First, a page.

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"What other games do you play aside from Tetris?"

In this sentence, other means any game except the one mentioned (Tetris). Similarly, aside from means any game other than Tetris. If I omit the other, the meaning doesn't seem to change.

Does this mean that having both words in such a structure is redundant? If yes, then why are these sentences very common and why haven't I seen anyone point out this mistake?

  • Are you sure it wasn't, "What other games do you play, aside from Tetris?" – David Schwartz Jun 20 '16 at 18:01
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Is it redundant - yes.

Is it "wrong" - no.

We often use phrasing that is redundant for the purpose of emphasis.

What other games do you play aside from Tetris?

It's also likely that the speaker/writer wants to emphasize the "otherness" of the games. Perhaps the original intent was to say "What other games do you play?" and the remainder of the sentence was added for clarity.

What other games do you play... aside from Tetris?

Would it be OK without "other? - Yes.

What games do you play aside from/other than Tetris?

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    In spoken context, the "other" might also prepare the listener. If I am an avid Tetris player, and your question begins with, "What games do you play..." then I immediately think, "Tetris." If you start with, "What other games do you play..." then I wait until I hear the "besides" part. – J.R. Jun 20 '16 at 15:18
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    Reminds me of the joke: "How many incompetents are there at your company, besides you?" "Hey, you don't have to be insulting!" "Oh, I'm sorry. So how many incompetents are there at your company, including you?" – Jay Jun 20 '16 at 19:15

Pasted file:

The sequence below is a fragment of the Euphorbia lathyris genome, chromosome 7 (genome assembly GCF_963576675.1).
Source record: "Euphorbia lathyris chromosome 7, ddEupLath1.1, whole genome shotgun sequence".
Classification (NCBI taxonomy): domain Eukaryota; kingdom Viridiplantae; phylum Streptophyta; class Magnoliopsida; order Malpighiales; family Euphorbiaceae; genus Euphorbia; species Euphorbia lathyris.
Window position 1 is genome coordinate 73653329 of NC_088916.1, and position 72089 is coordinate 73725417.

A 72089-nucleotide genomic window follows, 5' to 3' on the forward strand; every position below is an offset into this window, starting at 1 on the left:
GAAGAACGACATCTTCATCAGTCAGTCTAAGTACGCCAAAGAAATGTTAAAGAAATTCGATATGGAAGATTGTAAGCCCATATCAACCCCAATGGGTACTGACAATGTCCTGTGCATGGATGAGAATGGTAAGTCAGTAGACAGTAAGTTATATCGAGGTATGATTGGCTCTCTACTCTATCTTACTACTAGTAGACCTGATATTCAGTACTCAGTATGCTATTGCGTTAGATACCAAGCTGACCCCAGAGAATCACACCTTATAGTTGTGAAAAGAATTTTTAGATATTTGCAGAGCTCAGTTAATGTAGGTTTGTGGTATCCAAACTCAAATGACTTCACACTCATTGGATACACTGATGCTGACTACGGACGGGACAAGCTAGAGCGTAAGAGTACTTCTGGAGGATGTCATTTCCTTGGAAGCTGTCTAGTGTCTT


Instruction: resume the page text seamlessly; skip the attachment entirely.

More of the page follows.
• Also the fact that most people can only store 5-6 items in short term memory, so the average listener would focus on the phrase "what other games do you play?". – Benito Ciaro Jun 20 '16 at 21:09
  • it is reasonably well known fact that short-time memory size is about 7 +/- 2 – Peter M. Jun 20 '16 at 21:15
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They are both right, but the meaning is different.

If you ask "What games do you play aside from Tetris?", the question implies that you already know I play Tetris, and also that I play other games. If I answer "none", I am contradicting the assumption that is in your question.

Asking "What other games do you play..." only implies that you know I play Tetris. If I answer "none", I am giving you information, but I'm not contradicting anything that you have already said.

Questions like "What games do you play aside from Tetris?", where the question implies part of the answer, are called leading questions. This is a fairly innocuous example of a leading question, but some situations (e.g. in a law court) asking leading questions is not permitted - the standard example of such a question being "When did you stop beating your wife".

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